5. Steve, my takeaway was a bit different after reading the book. Although I deeply respect and admire Michael Broadbent for all of his contributions, the fact is that very many old wines were involved in the alleged fraud – not just the single Th. J bottle. These, according to the book’s author, were wines that were auctioned, written about, and may have in fact influenced a lot of the judgments in Broadbent’s own Great Vintage Wine Book(s). So Mr. Broadbent is right to be concerned about the impact on his reputation and his legacy as the greatest authority of all time on really old wines. Whether or not his suit has any merit, I am not in a position to judge. But I can certainly understand why it was brought.

  6. Paul, how could the Th.J bottles have influenced Broadbent’s judgments in the Great Vintage Wine Books? Maybe I’m not seeing the connection. And even if every one of the Th.J bottles was fake, why would that have any negative impact on Broadbent’s reputation?

  7. Pretty sure that Broadbent did this because in the UK he could – would have been much, much tougher case in the U.S.

  8. Dave Yuhas says:

    “Broadbent was the auctioneer who gaveled the wine and had been intimately involved in liberating it from the dusty, hidden cellar in which it (and other bottles) was found.”

    Actually, Broadbent was merely the auctioneer, though he did have testing by Christie’s experts done.

    To wit: “The book tells the story of German collector, Rodenstock who had allegedly found rare bottles of Chateau Lafite walled up in a basement in Paris. An 1787 Lafite engraved Th:J sparked worldwide interest because it was thought that Jefferson had bought the bottles when he was in Paris serving as ambassador. Three of the bottles were sold at Christie’s, where Broadbent worked, between 1985 and 1987 including the the 1787 Lafite which was bought by Malcolm Forbes for $156,450 fin a 1985 auction.”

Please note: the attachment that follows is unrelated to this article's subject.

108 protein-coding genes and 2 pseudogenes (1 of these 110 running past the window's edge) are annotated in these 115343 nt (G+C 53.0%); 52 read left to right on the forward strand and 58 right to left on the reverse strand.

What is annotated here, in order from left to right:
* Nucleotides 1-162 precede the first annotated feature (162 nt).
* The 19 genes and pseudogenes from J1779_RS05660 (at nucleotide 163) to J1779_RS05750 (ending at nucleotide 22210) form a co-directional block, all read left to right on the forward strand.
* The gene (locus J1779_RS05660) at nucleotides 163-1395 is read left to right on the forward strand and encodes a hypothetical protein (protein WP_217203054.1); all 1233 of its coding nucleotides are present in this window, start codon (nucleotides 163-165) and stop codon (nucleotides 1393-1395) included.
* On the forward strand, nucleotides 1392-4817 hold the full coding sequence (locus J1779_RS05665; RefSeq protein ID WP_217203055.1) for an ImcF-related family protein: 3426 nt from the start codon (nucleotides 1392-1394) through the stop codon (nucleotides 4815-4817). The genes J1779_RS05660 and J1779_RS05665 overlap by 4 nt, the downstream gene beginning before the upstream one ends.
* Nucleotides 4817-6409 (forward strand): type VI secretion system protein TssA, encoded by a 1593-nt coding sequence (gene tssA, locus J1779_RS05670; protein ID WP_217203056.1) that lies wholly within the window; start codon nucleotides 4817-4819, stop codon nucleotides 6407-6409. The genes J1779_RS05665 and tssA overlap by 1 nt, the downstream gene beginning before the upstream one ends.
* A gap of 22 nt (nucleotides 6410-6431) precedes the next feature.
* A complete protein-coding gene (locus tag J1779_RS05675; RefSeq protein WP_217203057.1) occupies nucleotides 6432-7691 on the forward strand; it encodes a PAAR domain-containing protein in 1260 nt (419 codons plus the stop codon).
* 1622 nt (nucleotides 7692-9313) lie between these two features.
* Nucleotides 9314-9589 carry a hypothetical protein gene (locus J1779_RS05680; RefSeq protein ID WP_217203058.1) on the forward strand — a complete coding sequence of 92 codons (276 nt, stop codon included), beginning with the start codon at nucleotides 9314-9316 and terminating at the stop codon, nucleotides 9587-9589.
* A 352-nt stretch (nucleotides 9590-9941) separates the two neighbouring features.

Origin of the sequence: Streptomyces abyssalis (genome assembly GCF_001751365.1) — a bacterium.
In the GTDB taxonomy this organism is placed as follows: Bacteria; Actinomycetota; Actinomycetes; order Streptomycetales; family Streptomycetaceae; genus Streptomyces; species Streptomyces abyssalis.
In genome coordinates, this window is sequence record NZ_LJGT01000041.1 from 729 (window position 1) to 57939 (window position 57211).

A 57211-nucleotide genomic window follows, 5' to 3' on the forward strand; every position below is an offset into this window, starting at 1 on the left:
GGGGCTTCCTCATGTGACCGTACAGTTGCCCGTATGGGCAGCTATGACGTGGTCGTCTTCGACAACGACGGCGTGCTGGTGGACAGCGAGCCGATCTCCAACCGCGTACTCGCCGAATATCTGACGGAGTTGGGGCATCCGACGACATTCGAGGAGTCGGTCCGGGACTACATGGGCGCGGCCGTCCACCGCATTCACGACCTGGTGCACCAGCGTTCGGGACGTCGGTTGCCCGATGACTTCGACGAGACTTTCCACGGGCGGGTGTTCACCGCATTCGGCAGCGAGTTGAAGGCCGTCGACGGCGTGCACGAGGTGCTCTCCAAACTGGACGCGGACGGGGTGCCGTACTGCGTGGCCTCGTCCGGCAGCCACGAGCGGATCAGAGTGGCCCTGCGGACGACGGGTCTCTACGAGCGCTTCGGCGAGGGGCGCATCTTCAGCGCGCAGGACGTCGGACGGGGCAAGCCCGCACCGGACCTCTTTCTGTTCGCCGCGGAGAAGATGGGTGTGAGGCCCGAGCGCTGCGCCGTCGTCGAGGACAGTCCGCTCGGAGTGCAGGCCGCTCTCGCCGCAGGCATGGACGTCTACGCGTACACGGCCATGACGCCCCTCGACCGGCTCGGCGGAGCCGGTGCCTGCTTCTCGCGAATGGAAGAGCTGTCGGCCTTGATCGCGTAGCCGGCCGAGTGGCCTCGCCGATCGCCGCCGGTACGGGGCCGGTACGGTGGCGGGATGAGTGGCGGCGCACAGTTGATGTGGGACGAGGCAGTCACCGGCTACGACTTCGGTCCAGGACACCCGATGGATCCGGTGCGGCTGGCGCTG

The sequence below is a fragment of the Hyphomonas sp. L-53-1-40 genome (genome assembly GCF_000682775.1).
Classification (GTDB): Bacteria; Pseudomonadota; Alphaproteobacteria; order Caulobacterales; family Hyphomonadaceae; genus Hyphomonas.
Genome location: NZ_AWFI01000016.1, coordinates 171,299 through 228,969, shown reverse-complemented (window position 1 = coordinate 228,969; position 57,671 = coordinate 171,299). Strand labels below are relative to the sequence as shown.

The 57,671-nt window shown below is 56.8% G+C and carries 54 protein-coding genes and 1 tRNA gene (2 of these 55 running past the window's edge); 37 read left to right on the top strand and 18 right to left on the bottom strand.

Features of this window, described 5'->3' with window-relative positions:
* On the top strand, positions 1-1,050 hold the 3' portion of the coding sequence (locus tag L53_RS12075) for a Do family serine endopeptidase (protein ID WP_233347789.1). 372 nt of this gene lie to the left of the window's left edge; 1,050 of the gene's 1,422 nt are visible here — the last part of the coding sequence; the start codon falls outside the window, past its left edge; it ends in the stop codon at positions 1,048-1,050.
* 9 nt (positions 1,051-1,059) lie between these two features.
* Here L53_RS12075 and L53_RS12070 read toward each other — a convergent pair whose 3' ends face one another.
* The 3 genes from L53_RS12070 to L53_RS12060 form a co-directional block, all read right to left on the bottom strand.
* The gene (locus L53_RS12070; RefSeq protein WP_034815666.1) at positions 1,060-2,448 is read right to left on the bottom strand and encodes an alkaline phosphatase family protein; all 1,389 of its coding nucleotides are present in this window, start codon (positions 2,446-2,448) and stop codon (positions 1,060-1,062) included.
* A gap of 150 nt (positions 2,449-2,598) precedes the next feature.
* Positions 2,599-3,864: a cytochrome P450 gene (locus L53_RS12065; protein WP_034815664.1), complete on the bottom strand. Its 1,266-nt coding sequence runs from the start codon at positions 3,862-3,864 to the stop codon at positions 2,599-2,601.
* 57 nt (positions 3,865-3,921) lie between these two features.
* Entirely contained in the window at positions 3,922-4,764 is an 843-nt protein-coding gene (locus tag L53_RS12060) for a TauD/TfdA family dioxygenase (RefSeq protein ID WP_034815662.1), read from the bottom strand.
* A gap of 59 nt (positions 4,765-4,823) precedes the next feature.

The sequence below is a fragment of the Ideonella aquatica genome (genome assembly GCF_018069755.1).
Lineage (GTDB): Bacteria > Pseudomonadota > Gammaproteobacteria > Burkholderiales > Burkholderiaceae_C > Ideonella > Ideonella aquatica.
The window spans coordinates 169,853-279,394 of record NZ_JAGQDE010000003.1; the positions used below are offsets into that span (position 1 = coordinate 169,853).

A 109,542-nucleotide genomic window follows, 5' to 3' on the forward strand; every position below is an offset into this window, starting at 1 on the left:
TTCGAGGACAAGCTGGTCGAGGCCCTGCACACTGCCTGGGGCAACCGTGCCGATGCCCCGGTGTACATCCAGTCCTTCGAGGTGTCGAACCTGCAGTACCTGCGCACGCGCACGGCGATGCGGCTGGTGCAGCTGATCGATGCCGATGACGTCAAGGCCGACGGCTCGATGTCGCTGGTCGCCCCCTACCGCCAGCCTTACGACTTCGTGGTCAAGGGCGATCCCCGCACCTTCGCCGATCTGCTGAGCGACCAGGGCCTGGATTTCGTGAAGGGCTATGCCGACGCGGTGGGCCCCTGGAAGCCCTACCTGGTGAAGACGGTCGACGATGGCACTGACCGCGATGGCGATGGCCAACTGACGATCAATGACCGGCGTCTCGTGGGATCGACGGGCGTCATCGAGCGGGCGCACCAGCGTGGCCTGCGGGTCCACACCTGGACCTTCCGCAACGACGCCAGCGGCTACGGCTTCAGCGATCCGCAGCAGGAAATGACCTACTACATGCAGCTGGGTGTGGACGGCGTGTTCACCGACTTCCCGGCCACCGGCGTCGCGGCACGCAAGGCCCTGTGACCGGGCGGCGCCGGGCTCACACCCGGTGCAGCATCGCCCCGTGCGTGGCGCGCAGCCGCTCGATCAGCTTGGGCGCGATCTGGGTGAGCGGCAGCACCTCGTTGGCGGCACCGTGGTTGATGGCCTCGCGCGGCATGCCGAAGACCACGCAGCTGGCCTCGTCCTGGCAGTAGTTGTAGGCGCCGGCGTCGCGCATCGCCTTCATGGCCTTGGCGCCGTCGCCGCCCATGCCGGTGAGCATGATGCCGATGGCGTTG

9. Morton Leslie says:

    I haven’t read the book, but I have worked with Broadbent several times on auctions in America and I don’t recall a time that he was responsible for actually authenticating the provenance of the wines offered at auction. He was the auctioneer bringing knowledge, authority, and class to the sale. I would think he would be sensitive to the exact characterization of his involvement in the due diligence on the bottle. If verification of authenticity was the responsibility of Christies or someone else, yet ascribed in the book to him personally, I could understand his reasons for wanting it straightened out. That hits him in the bread and butter. I don’t see how standing up to a mis-characterization could hurt his reputation. My immediate reaction to such a suit would be the opposite.

  10. Morton, everybody will have different perceptions, as usual, but mine of Broadbent was not in the least negative. Hardy Rodenstock? Hell yeah, a questionable character. But Broadbent was human and if this was a fake — and who knows? — if he was taken in he can be forgiven. I suppose given British libel laws he felt this was the right thing to do, but not being in his position I’m sorry he did.

  11. I first met Michael Broadbent 35 years ago during a wine auction he conducted in New Orleans and have always had the utmost respect for him. His lawsuit may be a win-win-win for Random House, Benjamin Wallace and him. He gets what he believes he needs to protect his well-deserved reputation and the publisher and author get tremendous publicity. I remember this auction well but hadn’t heard of this book until news on the lawsuit surfaced. After reading your praise of this book I can’t wait to read it. Being banned in Briton I’m sure will make readers there want it even more and many copies printed elsewhere will make there way to England. This could also serve as great advance press for the film.

  12. It’s not just journalists Steve, even Twitter has been fair grounds of law suit for a while now:

  13. I think the point about Broadbent’s reputation was this. The Lafitte/Th.J bottles established Rodenstock’s credibility as a purveyor of genuine old wine. Broadbent’s undoubted expertise and genuine dedication to old wine is therefore tarnished by his association with Rodenstock. A large proportion of his tasting notes of these wines are therefore suspect – not through any venality or dishonesty on his part, but through his credulity. Rodenstock’s refusal to defend his reputation in court, his concealed past and the evidence of bottle forgery found in his house in Germany all combine to make the veracity of any old wine sourced or presented by him as dubious. It means that Broadbent’s oeuvre is suspect. Not his intentions, but his views on old wine and his deductions on the nature and veracity of that wine’s characteristics, are all predicated upon foundations that contain many, many tastings supplied by Rodenstock. How much can we trust Broadbent’s work if it is, to a large extent, based upon such foundations?